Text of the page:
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Credit: Kylie Cooper

A recent study from Penn Medicine has found that treating lung cancer patients with proton therapy may help reduce the risk of radiation-induced heart diseases. 

The retrospective study of 200 patients found that 1.1% of patients who received proton therapy experienced mini-strokes after treatment as compared to 8.2% of patients who received photon radiation therapy. The number of heart attacks among patients who received the proton therapy was reduced as well, though the difference was not statistically significant.

RIHD, which can result from cardiac toxicity in radiation therapy, is a serious concern for many lung cancer patients. According to a study published in the research journal Medicine, RIHD can affect up to 33% of lung cancer patients who undergo radiation. 

One way to reduce the risk of RIHD is to lower the dose of radiation to the region, which can be accomplished using proton therapy. Proton therapy is a type of radiation therapy that is more precise than conventional radiation therapy and can reduce the radiation exposure of healthy tissue and organs near the tumor by between 50% and 70%, according to the Abramson Cancer Center at Penn.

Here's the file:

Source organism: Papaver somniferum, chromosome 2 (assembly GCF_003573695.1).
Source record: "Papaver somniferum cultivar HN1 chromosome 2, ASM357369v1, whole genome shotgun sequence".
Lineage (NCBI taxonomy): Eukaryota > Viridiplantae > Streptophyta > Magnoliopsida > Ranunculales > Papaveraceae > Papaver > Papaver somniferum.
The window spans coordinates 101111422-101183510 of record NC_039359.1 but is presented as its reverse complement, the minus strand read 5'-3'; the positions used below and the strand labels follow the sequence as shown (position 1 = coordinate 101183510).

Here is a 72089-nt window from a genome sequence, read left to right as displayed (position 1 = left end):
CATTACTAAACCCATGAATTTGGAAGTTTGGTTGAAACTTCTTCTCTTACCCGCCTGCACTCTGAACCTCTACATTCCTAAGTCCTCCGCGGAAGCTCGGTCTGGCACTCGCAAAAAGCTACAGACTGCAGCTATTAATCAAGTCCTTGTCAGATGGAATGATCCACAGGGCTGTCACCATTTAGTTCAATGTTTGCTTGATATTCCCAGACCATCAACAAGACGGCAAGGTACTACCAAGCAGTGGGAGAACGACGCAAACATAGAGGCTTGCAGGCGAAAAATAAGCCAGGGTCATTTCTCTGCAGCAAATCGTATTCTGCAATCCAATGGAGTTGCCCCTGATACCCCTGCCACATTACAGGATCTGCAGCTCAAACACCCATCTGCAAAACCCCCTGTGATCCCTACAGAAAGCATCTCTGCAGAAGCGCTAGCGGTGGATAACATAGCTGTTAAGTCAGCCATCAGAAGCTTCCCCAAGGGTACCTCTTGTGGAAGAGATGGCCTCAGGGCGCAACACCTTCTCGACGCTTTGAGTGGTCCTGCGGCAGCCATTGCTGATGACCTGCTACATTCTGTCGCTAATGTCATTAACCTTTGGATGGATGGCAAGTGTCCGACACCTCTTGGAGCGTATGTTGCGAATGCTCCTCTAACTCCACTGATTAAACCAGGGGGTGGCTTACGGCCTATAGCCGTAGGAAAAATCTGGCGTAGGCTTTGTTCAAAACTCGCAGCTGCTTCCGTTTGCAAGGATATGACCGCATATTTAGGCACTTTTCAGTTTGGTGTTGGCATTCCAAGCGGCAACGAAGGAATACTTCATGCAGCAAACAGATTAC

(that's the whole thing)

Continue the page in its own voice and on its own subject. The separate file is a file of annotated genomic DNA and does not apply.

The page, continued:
Timothy Kegelman, chief resident in the Department of Radiation Oncology in the Perelman School of Medicine, presented the study's findings on Sunday at the virtual annual American Society for Radiation Oncology meeting.

“We know proton has the ability to minimize radiation doses to surrounding organs like the heart," Kegelman said in a press release. "And these latest findings suggest that sparing correlates with fewer cardiac problems compared to conventional therapy.”

The researchers hope that radiation oncologists can use the results of this study to minimize the risk of RIHD with new technologies involving proton therapy.

While the Penn Med study showed a decrease in the number of mini-strokes, which are caused by RIHD, there was no change found in the incidence of atrial fibrillation, or a rapid, irregular heartbeat that causes poor blood flow, coronary artery disease, heart failure, or stroke. 

A large, international prospective study on the differences between proton therapy and photon radiation therapy in lung cancer patients is in phase III clinical trial and includes patients at Penn. The study has been ongoing since 2014 and is expected to finish accruing patients in 2022. The authors expect the study to show that proton therapy reduces the rate of RIHD and has a higher cure rate.